This is why Ray Allen came to Miami.
Not for the money, because he already has plenty and could have gotten more by staying in Boston. Not for a long-term deal, because the Celtics were willing to guarantee him more years than the Heat could. Not for a starting spot, because the Heat have been doing just fine at shooting guard after drafting Dwyane Wade a decade ago.
No, Allen primarily came here for one reason — the chance for another championship.
And that chance has arrived.
Allen is headed to the NBA Finals for the third time, with the series starting in Miami on Thursday night against the San Antonio Spurs. At 37, he's the second-eldest player on either roster, nine months older than the Spurs' Tim Duncan and three years younger than Miami's Juwan Howard, who wouldn't figure to get any time in the series barring some sort of huge change to the Heat plan.
"Pure joy, just getting back here," Allen said. "This is my third time and this feeling, it never gets old. You always forget the magnitude of the situation. I actually thought about it and I compared it to the Super Bowl. ... I think about the enormity of the situation for the people all over the world that watch and our peers, the people in the NBA circles that watch and obviously media.
"We've done something that people all over the world will pay attention to."
For Allen, that's not a new thing.
He was a college star at Connecticut, a fan favorite in his first two NBA stops of Milwaukee and Seattle, and then became part of a group in Boston that needed no time before becoming the league's best. Allen and Kevin Garnett were added in the summer of 2007, the Celtics were champions in 2008, and Allen had a legacy that seemed complete.
It might look even better in a couple weeks.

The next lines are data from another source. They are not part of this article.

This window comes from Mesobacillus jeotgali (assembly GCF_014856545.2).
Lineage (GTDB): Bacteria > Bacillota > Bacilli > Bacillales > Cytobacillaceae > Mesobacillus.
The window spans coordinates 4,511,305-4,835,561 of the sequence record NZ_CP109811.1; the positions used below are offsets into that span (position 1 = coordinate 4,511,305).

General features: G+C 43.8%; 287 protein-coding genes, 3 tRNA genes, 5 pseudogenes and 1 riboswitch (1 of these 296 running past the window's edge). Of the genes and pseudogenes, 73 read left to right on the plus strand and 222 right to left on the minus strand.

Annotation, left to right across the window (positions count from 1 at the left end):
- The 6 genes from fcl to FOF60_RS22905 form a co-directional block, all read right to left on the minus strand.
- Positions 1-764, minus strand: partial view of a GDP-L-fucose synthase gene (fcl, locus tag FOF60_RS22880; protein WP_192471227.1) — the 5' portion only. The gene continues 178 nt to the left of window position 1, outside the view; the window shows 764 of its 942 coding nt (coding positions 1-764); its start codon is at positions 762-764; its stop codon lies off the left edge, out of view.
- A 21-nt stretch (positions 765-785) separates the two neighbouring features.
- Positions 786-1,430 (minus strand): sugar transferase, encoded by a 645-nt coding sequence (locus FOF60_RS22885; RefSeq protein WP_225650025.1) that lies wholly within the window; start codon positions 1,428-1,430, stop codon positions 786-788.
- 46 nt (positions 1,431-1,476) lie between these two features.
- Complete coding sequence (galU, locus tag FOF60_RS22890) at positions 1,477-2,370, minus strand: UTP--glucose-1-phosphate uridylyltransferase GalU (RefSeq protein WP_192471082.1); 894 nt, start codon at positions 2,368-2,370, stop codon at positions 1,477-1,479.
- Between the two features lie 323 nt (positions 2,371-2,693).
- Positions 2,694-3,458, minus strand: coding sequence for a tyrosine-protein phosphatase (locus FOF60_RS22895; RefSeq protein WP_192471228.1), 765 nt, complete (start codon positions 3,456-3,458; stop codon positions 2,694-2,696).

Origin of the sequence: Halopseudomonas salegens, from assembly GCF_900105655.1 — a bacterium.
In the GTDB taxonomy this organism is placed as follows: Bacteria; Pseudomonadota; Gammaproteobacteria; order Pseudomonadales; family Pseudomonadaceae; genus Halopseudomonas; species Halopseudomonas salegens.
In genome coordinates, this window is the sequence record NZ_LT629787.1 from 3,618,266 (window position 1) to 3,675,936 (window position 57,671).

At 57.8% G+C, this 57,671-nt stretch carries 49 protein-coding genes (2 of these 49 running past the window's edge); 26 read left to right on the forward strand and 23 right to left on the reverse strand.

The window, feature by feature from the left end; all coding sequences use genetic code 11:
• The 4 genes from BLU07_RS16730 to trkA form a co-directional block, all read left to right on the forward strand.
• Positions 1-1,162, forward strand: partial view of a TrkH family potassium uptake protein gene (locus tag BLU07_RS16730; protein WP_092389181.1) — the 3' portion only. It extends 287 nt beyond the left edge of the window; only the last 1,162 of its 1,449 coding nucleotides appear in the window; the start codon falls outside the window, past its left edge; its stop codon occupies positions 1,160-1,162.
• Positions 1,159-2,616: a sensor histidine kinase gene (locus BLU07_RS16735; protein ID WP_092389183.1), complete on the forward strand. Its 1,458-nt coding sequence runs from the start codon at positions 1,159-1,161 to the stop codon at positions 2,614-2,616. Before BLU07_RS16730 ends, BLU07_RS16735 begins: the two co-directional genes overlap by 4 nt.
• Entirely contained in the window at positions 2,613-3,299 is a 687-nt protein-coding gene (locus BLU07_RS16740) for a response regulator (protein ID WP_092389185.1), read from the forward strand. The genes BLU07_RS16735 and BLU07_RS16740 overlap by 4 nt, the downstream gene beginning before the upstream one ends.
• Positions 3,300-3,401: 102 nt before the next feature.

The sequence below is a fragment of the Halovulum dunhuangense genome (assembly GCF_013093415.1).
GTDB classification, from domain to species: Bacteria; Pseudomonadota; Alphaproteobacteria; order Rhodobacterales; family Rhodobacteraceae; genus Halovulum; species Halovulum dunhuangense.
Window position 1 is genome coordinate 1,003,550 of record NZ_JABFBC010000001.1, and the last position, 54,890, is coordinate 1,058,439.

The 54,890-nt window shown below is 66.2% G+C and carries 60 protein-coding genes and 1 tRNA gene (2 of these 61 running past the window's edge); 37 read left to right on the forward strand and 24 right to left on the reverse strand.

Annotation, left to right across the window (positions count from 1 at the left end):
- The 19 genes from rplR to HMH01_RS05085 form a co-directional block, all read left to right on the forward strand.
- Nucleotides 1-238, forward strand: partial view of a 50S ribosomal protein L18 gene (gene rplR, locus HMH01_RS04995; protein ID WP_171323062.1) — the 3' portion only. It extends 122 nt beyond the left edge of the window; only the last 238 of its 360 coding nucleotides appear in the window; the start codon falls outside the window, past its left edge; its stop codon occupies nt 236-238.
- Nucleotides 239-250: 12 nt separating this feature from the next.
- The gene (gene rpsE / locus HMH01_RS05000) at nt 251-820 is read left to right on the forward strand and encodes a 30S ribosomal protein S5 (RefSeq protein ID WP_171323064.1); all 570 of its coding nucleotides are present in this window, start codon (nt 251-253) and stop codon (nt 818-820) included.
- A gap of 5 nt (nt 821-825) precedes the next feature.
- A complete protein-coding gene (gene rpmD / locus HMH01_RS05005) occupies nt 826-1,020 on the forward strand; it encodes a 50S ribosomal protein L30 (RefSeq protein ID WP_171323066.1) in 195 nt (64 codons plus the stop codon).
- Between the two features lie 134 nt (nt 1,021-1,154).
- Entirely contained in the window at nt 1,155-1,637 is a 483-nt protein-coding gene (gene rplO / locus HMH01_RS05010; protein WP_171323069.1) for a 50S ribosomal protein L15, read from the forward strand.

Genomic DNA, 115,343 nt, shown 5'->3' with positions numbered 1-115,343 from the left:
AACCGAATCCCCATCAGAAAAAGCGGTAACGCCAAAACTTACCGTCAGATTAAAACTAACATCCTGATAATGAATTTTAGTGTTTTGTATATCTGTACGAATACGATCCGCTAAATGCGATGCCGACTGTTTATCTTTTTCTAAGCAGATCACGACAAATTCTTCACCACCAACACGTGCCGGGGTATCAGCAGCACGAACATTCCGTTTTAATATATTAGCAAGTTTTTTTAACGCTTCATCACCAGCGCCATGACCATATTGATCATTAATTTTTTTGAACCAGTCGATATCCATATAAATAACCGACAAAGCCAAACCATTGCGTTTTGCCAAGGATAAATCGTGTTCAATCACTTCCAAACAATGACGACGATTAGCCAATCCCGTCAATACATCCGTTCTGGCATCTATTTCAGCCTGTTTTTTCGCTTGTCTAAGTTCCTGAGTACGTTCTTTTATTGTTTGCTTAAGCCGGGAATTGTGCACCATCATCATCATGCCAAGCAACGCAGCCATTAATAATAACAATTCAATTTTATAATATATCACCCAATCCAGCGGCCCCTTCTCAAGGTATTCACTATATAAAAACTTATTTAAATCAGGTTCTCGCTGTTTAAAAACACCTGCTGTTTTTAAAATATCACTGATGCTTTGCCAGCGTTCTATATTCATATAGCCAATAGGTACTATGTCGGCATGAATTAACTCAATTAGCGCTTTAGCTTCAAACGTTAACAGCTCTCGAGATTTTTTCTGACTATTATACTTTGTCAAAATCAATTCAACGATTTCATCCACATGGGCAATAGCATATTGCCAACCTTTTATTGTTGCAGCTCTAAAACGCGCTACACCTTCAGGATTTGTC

"For us two weeks can be a short time or it can be a long time," Allen said. "So we have to enjoy this moment."
He's already gotten to enjoy one moment that was particularly painful just 12 months earlier.
This time, he got to be inside the ropes.
When the Heat won the Eastern Conference championship by beating the Indiana Pacers on Monday night and someone handed him the trophy, Allen immediately had a realization. One year earlier, on the same court and in the same round, Allen couldn't stick around for the party because he was on the Boston team that lost Game 7 of the East title series and would not be headed to the NBA Finals.
This time, he was part of the celebration.
The Heat courted Allen in a big way last summer, after spending years trying to figure out how to stop him as a key part of the Celtics' title-contending core. And when the decision came that he would leave Boston for Miami, a team that was just coming off the 2012 championship run knew it had just gotten better and deeper — while the Celtics were more than a little miffed that he would not just leave, but leave for a rival.
"We're glad that he can sacrifice the way he did and take a lot of criticism as well to come and be a part of an organization, of a team, that he felt was special and that can really use his talents and his ability," Wade said, referring to the mild backlash that followed Allen's decision to leave Boston and move to Miami. "And it worked. It worked out for him. He now has another opportunity to play in another finals."
Allen didn't start a single game this season, the first time in his career that's happened. He averaged 10.9 points, a career low, though that's hardly relevant considering he logged an average of just under 26 minutes, basically a full quarter off his per-game average over his first 16 seasons.
He didn't come to Miami for numbers. He came to Miami for a second ring.
"Now we're at the point where we can't wait," Allen said. "When you get to the finals, you see what you're playing for, you can't wait. You have to start once that ball goes in the air and there has to be an intensity felt from every guy that comes into the game."
Make no mistake, Allen has been effective for the Heat, even though not all the numbers would suggest so much.
Sure, he's shooting only 31 percent in his last 10 games, averaging a mere 6.4 points in that span. The most prolific 3-point shooter in NBA history had been 9 of 35 from beyond the arc before making three of his five long-range attempts in the East clincher against Indiana. He has even missed six of his last 16 tries from the foul line, which for Allen constitutes a slump of enormous proportions. But when he's been on the floor in the playoffs, the Heat have outscored opponents by 130 points.
"It's a clean slate," Allen said about getting to the finals. "You have to reconfigure what we've been doing offensively and just get that rhythm down and that chemistry and be prepared to fire on all cylinders."